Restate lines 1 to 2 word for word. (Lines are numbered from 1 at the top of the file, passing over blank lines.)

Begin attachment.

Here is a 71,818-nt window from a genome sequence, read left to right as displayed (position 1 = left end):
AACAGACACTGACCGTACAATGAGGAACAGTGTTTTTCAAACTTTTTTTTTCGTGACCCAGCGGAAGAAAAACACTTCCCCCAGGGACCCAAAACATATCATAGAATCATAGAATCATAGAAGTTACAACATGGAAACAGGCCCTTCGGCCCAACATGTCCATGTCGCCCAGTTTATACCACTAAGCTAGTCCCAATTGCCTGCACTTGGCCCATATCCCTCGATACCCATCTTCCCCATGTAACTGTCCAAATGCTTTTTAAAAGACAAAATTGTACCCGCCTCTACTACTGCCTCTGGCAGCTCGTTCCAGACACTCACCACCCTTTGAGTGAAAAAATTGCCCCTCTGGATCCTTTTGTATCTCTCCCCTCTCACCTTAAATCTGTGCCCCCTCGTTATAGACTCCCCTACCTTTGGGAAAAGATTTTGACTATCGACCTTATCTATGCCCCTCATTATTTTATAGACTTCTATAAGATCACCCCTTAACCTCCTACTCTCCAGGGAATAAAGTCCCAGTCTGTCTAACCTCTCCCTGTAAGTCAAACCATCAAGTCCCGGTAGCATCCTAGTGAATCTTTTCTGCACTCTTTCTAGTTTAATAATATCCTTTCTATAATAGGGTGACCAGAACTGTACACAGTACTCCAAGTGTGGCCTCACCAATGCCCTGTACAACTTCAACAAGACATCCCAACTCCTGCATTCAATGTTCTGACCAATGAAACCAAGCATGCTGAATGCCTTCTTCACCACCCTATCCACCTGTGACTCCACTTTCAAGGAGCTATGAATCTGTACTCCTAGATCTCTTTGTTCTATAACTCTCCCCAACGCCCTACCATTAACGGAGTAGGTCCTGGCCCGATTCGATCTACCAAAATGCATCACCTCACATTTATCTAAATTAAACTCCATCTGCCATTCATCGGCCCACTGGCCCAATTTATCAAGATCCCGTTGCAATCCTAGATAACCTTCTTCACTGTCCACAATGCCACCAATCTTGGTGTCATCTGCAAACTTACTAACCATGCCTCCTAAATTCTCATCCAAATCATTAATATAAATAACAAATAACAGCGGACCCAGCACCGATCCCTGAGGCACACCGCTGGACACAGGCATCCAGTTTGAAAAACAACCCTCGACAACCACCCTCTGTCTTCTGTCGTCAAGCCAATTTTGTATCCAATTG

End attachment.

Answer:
Here is a 71,818-nt window from a genome sequence, read left to right as displayed (position 1 = left end):
AACAGACACTGACCGTACAATGAGGAACAGTGTTTTTCAAACTTTTTTTTTCGTGACCCAGCGGAAGAAAAACACTTCCCCCAGGGACCCAAAACATATCATAGAATCATAGAATCATAGAAGTTACAACATGGAAACAGGCCCTTCGGCCCAACATGTCCATGTCGCCCAGTTTATACCACTAAGCTAGTCCCAATTGCCTGCACTTGGCCCATATCCCTCGATACCCATCTTCCCCATGTAACTGTCCAAATGCTTTTTAAAAGACAAAATTGTACCCGCCTCTACTACTGCCTCTGGCAGCTCGTTCCAGACACTCACCACCCTTTGAGTGAAAAAATTGCCCCTCTGGATCCTTTTGTATCTCTCCCCTCTCACCTTAAATCTGTGCCCCCTCGTTATAGACTCCCCTACCTTTGGGAAAAGATTTTGACTATCGACCTTATCTATGCCCCTCATTATTTTATAGACTTCTATAAGATCACCCCTTAACCTCCTACTCTCCAGGGAATAAAGTCCCAGTCTGTCTAACCTCTCCCTGTAAGTCAAACCATCAAGTCCCGGTAGCATCCTAGTGAATCTTTTCTGCACTCTTTCTAGTTTAATAATATCCTTTCTATAATAGGGTGACCAGAACTGTACACAGTACTCCAAGTGTGGCCTCACCAATGCCCTGTACAACTTCAACAAGACATCCCAACTCCTGCATTCAATGTTCTGACCAATGAAACCAAGCATGCTGAATGCCTTCTTCACCACCCTATCCACCTGTGACTCCACTTTCAAGGAGCTATGAATCTGTACTCCTAGATCTCTTTGTTCTATAACTCTCCCCAACGCCCTACCATTAACGGAGTAGGTCCTGGCCCGATTCGATCTACCAAAATGCATCACCTCACATTTATCTAAATTAAACTCCATCTGCCATTCATCGGCCCACTGGCCCAATTTATCAAGATCCCGTTGCAATCCTAGATAACCTTCTTCACTGTCCACAATGCCACCAATCTTGGTGTCATCTGCAAACTTACTAACCATGCCTCCTAAATTCTCATCCAAATCATTAATATAAATAACAAATAACAGCGGACCCAGCACCGATCCCTGAGGCACACCGCTGGACACAGGCATCCAGTTTGAAAAACAACCCTCGACAACCACCCTCTGTCTTCTGTCGTCAAGCCAATTTTGTATCCAATTG